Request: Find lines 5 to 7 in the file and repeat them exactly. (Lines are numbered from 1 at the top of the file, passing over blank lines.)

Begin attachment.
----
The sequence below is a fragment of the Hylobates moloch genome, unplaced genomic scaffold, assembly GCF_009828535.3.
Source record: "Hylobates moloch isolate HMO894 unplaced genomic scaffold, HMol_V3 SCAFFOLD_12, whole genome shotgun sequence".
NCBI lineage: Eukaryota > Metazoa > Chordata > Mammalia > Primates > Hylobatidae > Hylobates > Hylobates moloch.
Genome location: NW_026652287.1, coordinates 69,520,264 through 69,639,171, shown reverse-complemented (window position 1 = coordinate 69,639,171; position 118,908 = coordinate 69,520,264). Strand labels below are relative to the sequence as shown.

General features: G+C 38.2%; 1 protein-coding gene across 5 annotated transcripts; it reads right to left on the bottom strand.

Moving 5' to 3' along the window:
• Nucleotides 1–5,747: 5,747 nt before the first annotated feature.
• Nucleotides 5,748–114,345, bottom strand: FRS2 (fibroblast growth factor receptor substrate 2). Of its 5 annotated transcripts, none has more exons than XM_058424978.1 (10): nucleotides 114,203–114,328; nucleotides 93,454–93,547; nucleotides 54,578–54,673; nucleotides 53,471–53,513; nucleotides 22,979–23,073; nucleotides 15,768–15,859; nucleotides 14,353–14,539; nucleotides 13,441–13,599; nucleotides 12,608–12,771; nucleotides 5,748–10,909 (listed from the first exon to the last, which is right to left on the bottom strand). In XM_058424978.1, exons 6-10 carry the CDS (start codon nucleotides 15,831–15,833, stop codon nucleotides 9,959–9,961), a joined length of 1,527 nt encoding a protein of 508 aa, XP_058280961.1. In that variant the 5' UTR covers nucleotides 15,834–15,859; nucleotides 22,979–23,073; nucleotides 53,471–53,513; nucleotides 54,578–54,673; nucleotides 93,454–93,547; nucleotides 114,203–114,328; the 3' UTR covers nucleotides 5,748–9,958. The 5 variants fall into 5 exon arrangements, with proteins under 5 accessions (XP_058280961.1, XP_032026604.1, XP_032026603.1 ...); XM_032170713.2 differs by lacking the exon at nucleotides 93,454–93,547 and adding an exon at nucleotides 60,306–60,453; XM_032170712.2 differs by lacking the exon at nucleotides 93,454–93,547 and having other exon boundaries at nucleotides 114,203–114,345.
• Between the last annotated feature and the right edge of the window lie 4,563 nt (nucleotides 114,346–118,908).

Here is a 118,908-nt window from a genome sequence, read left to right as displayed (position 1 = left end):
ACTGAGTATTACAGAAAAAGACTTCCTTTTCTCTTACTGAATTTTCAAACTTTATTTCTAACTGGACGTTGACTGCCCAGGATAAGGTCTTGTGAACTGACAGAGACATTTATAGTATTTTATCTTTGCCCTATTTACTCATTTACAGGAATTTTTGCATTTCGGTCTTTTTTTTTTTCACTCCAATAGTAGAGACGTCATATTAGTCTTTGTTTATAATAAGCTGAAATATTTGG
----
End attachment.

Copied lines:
General features: G+C 38.2%; 1 protein-coding gene across 5 annotated transcripts; it reads right to left on the bottom strand.

Moving 5' to 3' along the window:
• Nucleotides 1–5,747: 5,747 nt before the first annotated feature.